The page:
Survey: Maryland Voters Know Little About Federal Health Law



Although Maryland is a leader in implementing major provisions of the federal health law, many of its voters are still unsure of what changes are actually in store for them.

The results of a new poll, released Monday, found that while the majority of Maryland voters support the measure, only 30 percent of survey respondents know a lot about its specific provisions.

“I think the law is complicated,” said Nikki Highsmith Vernick, president and CEO of the Horizon Foundation, a Maryland-based independent health philanthropy and a sponsor of the poll.  “People might have things to focus on other than health care reform.”

According to Vernick, the results of the poll mean that there is more work to be done in preparing Maryland residents for the measure’s full implementation. One important finding is that the support of the law grew as people learned more about it, she said. “People want information in very simple, factual elements,” she added.

“We need to make sure that people need to know as much as possible about the Affordable Care Act. Particularly, those who stand to gain most from it,” Vincent DeMarco, president of the Maryland Health Care For All! coalition, said in an interview. The coalition also sponsored the poll.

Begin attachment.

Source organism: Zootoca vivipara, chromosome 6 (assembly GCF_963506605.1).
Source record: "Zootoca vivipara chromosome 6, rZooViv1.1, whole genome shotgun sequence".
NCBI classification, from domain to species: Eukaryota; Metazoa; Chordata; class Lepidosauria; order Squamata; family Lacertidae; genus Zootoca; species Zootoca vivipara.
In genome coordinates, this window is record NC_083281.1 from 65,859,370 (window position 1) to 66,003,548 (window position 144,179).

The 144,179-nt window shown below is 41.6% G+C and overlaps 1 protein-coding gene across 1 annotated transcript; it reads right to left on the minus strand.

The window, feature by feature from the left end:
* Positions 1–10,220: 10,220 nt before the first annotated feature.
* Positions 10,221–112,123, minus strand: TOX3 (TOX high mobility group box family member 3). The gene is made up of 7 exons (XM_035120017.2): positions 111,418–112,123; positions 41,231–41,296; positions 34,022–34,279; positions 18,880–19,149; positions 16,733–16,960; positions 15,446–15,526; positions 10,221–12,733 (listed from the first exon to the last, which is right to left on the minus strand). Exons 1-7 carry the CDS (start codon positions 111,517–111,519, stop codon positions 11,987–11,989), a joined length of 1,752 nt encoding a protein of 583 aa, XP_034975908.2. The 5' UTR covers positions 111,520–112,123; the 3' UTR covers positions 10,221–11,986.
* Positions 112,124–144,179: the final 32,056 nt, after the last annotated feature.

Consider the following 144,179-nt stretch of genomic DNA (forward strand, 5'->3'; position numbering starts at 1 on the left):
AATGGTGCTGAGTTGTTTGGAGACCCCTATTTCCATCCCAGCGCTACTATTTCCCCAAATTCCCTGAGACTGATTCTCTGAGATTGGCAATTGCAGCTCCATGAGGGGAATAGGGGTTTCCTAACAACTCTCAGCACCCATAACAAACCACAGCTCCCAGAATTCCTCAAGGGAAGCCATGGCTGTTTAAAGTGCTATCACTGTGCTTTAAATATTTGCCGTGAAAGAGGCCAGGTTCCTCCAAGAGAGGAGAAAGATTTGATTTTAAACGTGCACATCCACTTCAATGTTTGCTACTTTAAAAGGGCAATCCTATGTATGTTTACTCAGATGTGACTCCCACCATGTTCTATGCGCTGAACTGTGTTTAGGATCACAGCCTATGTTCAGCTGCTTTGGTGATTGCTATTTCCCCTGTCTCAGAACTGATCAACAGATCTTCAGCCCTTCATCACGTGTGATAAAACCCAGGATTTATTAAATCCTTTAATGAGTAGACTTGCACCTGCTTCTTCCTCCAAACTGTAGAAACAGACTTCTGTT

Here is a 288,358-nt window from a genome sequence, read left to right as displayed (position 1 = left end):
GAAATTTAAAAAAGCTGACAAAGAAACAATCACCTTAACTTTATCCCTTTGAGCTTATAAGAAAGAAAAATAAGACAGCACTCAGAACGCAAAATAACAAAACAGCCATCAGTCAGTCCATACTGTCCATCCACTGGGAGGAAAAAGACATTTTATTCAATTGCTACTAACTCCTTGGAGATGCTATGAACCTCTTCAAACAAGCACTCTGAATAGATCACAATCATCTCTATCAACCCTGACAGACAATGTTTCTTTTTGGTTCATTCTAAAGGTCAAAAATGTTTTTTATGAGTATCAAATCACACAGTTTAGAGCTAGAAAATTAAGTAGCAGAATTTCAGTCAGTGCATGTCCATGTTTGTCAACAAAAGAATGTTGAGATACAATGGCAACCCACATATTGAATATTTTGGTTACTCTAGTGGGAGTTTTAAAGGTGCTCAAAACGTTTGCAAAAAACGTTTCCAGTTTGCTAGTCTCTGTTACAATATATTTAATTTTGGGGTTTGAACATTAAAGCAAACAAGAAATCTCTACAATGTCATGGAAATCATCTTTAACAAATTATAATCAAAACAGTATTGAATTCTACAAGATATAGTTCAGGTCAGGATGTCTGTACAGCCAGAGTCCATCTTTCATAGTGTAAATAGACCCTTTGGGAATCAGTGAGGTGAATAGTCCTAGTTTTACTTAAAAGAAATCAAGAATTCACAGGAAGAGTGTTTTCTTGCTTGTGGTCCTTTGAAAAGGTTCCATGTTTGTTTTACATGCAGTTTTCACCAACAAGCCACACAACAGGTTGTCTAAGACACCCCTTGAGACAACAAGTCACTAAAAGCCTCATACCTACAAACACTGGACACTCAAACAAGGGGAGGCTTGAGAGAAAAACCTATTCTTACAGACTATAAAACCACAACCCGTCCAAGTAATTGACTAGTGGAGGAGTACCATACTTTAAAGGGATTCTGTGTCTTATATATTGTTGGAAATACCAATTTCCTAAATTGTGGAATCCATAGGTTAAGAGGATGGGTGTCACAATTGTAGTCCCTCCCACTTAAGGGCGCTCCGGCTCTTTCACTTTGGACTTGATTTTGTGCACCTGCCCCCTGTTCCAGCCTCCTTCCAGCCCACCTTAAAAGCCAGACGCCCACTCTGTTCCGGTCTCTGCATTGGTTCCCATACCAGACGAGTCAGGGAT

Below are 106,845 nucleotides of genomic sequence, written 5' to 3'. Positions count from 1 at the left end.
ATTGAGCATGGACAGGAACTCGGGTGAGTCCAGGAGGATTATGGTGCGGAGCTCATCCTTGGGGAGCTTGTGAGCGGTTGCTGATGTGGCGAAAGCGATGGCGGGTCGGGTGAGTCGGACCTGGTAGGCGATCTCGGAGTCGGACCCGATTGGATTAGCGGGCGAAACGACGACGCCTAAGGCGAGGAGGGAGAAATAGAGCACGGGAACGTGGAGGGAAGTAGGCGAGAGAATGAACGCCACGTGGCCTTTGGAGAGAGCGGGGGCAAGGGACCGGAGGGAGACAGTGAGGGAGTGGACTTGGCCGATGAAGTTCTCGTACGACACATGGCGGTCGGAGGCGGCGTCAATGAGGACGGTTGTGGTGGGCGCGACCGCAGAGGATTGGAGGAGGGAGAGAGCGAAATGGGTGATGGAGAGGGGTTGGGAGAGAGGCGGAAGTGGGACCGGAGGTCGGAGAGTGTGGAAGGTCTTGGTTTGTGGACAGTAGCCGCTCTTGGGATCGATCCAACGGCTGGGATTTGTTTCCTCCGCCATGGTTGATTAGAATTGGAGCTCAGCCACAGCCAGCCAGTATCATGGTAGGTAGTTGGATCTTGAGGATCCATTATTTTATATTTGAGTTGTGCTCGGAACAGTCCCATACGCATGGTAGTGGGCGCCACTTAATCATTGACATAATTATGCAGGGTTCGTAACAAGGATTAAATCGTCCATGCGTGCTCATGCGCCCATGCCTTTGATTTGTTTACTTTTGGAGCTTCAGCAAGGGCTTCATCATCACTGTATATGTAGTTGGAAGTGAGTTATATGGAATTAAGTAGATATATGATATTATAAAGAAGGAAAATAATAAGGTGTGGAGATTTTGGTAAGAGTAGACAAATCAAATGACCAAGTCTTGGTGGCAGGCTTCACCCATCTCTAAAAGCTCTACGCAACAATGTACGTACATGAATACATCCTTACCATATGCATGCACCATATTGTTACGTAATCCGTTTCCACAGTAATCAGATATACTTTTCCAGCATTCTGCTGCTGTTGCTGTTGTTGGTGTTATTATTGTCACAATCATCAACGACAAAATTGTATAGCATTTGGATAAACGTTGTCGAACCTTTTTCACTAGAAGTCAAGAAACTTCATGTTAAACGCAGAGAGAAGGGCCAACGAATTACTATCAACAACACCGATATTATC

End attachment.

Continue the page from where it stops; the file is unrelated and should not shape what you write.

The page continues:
For instance, the survey found that many Marylanders who may gain coverage under the state’s anticipated Medicaid expansion said they knew very little about the law – including more than 50 percent of African American women and non-college educated women. More than 60 Percent of Marylanders with incomes of less than $30,000 said they knew “a little” or “not much” about the law.

Photo by Michael Hilton via Flickr

Vernick and DeMarco indicated that both of their organizations have plenty of work in store for them between now and late next year when beneficiaries can start enrolling into the state’s Medicaid program.

“We need to invest more in outreach,” said Vernick, whose organization is already working with other groups to launch education and communication campaigns. “There’s a huge opportunity in the next six to twelve months to make sure that people understand what they need to do,” she added.

The telephone poll of 1,413 Maryland voters was conducted by Lake Research Partners between September 14 and 23 and has a margin of error of +/- 3 percentage points. The total of survey respondents included an oversample of 406 voters from Howard County.